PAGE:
Human skeletal defects lead to physical disabilities and generate difficulties in education, employment and social life.  Current treatment options in skeletal disorders are extremely limited and may involve controversial surgical procedures such as limb lengthening.  The insights provided by this study, linking triggering stress response in cells and how this causes them to mature improperly, reveal the primary cause of malformed and shortened bones in some congenital dwarfism cases.  By showing that they can prevent the consequential dwarfism by targeting the ISR pathway without other side effects, the team has revealed new potential for future drug development where even some amelioration of dwarfism would have significant impact for patients.  The impact of these findings extend beyond congenital dwarfism disorders but also to non-congenital and common disorders where cellular stress results in the synthesis of abnormal types of proteins or excessive amounts of proteins surrounding cells in tissues (a condition called fibrosis).

Professor Kathy Cheah, Chair Professor of Biochemistry and Jimmy & Emily Tang Professor of Molecular Genetics of HKU School of Biomedical Sciences, who led the study says, “Being a dwarf can have deep psychological and social impact on the affected individual.  I am sure that if, based on our results and deep insights into the disease mechanism, a treatment can be developed that results in even a 10-20% increase in growth/height, that will have enormous impact.”

Professor John Leong Chi-yan, Chairman of the Hospital Authority, commented, “There are many causes and types of short stature.  The type of congenital dwarfism the team studied causes short limbs and bow legs, resulting in a short stature and a waddling gait.  Their findings of a drug like molecule, to prevent the abnormal stress response and rescue the dwarfism in the animal model of the disorder is exciting, opening up the possibility of treatment/prevention of this disease.”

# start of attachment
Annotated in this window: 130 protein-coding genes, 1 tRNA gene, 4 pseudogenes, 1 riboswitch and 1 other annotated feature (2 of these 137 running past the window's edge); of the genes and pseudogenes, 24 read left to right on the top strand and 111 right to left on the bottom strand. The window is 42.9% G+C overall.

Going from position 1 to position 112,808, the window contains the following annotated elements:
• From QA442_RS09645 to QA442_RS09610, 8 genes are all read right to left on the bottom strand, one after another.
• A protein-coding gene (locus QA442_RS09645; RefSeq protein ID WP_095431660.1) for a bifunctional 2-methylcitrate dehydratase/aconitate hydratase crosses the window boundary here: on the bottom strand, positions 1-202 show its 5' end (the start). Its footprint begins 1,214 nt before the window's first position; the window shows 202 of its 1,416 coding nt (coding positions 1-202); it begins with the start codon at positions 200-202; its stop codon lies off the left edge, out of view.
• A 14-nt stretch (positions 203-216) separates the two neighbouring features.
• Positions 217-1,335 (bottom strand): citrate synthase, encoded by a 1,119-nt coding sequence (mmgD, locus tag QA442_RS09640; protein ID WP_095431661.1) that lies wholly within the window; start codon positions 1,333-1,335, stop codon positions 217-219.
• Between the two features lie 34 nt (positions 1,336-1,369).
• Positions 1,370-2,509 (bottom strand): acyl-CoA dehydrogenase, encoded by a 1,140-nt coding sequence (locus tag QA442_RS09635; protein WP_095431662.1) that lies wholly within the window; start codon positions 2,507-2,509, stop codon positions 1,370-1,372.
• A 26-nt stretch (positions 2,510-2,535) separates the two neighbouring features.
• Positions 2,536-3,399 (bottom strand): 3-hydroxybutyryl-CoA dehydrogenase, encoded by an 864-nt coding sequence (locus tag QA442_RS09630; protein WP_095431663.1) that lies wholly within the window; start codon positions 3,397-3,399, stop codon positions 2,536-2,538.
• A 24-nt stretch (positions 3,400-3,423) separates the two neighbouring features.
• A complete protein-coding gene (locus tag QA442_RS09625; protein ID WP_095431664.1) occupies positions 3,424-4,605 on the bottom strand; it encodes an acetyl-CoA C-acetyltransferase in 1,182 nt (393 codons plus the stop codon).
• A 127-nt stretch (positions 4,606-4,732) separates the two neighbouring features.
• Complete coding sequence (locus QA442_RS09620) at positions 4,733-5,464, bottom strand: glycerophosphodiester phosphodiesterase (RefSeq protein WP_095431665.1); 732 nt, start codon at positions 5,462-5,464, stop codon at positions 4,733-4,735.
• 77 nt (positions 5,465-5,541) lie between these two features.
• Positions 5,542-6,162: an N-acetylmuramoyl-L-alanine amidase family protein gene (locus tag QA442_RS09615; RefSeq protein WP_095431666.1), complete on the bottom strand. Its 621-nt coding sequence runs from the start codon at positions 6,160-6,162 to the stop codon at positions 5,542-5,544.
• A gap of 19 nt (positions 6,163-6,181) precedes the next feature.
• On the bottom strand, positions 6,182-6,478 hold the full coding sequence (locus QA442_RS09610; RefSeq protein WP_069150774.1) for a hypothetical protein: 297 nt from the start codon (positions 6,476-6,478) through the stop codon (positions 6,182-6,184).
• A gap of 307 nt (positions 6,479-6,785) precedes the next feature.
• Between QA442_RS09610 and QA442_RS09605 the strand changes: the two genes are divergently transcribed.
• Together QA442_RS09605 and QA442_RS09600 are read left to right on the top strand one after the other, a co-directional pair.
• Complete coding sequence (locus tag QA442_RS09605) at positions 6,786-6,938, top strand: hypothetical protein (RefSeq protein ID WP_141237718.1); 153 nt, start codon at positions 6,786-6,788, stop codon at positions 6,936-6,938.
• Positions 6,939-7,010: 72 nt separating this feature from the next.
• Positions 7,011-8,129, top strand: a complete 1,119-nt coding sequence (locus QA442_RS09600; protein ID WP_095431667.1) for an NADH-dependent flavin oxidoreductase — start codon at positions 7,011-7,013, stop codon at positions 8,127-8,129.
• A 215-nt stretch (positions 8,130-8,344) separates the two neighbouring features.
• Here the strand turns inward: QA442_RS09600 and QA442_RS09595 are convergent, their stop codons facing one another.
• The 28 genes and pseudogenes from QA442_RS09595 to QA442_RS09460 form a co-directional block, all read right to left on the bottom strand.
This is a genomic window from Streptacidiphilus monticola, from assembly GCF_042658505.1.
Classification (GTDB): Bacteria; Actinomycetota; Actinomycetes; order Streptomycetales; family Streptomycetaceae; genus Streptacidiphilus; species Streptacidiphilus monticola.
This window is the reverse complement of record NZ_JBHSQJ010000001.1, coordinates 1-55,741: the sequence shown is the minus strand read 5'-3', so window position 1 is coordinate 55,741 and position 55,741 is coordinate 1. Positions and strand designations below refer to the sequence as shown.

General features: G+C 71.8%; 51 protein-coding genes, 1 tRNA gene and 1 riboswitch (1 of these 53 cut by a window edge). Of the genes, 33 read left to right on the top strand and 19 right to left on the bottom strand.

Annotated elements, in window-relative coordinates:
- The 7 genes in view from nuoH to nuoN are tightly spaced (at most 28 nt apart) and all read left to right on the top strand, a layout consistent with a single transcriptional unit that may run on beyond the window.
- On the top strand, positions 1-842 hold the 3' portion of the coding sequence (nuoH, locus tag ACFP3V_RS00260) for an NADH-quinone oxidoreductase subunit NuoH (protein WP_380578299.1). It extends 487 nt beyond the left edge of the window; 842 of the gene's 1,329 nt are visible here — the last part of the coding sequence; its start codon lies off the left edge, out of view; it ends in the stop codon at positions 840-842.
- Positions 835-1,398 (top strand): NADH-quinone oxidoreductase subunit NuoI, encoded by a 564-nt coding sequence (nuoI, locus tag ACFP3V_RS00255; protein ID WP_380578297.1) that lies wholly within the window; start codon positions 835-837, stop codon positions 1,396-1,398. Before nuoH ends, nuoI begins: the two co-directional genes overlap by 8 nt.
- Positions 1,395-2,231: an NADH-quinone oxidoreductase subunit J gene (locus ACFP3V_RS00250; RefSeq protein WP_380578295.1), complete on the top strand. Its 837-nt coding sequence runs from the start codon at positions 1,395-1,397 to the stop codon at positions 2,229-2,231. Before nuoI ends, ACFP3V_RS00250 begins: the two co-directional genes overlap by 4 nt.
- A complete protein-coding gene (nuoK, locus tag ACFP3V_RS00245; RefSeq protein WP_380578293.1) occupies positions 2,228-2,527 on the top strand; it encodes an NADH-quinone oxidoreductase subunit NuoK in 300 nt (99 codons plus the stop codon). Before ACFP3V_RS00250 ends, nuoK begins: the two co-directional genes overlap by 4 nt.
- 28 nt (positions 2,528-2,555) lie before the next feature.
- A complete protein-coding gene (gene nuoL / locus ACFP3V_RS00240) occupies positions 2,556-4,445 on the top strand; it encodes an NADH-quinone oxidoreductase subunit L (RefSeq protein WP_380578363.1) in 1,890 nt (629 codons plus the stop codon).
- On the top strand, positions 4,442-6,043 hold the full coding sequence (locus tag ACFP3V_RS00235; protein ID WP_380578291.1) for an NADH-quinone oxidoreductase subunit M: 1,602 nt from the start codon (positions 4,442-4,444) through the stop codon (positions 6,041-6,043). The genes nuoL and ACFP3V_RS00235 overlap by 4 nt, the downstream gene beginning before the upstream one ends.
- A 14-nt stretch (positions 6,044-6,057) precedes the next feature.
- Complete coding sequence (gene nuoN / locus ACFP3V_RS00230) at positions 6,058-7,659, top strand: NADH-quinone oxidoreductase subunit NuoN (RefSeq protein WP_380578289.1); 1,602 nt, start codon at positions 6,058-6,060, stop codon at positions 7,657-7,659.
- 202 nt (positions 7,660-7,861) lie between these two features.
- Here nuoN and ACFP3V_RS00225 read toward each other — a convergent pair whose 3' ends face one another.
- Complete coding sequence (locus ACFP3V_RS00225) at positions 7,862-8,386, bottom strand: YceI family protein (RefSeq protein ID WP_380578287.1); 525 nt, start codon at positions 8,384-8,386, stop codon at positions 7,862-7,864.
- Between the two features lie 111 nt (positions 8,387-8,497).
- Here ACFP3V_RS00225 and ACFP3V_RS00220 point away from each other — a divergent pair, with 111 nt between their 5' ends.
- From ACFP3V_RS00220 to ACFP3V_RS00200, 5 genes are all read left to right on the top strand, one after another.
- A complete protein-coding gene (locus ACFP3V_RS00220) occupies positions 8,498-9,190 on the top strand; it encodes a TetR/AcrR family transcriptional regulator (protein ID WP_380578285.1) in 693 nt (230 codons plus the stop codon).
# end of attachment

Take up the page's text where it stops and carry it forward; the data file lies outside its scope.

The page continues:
Professor Kenneth Cheung, Head of Department of Orthopaedics and Traumatology at HKU commented, “This study sheds light on the poorly understood pathogenesis of the rare bone disorders that lead to dwarfism.  Importantly it suggests a potential therapeutic strategy and provides hope for sufferers worldwide.”

The work was supported by funding from the University Grants Council of Hong Kong Area of Excellence and Research Grants Council General Research Fund and Theme Based Research Schemes. 

About the research team

This international collaborative study was led by Professor Kathryn Cheah, Jimmy and Emily Tang Professor in Molecular Genetics and Chair Professor of Biochemistry, School of Biomedical Sciences, HKU.  Other HKU scientists contributing to the research included Professor Danny Chan, S Y and H Y Cheng Professor in Stem Cell Biology and Regenerative Medicine and Drs Wang Cheng, Tan Zhijia, Ben Niu, Tsang Kwok-Yeung, Andrew Tai, Wilson CW Chan, Keith KH Leung and Ms Rebecca LK Lo, and Mr Nelson WF Dung.  International collaborators were Professor Nobuyuki Itoh, University of Kyoto, Japan, and Professor Michael Q Zhang of The University of Texas at Dallas, USA and Tsinghua University, China.

A HKU-led international team of scientists uncover why cellular stress can cause dwarfism and provide a therapeutic lead that can be exploited to develop drugs to treat such bone disorders.

 

 

Media enquiries

Please contact LKS Faculty of Medicine of The University of Hong Kong by email
(medmedia@hku.hk).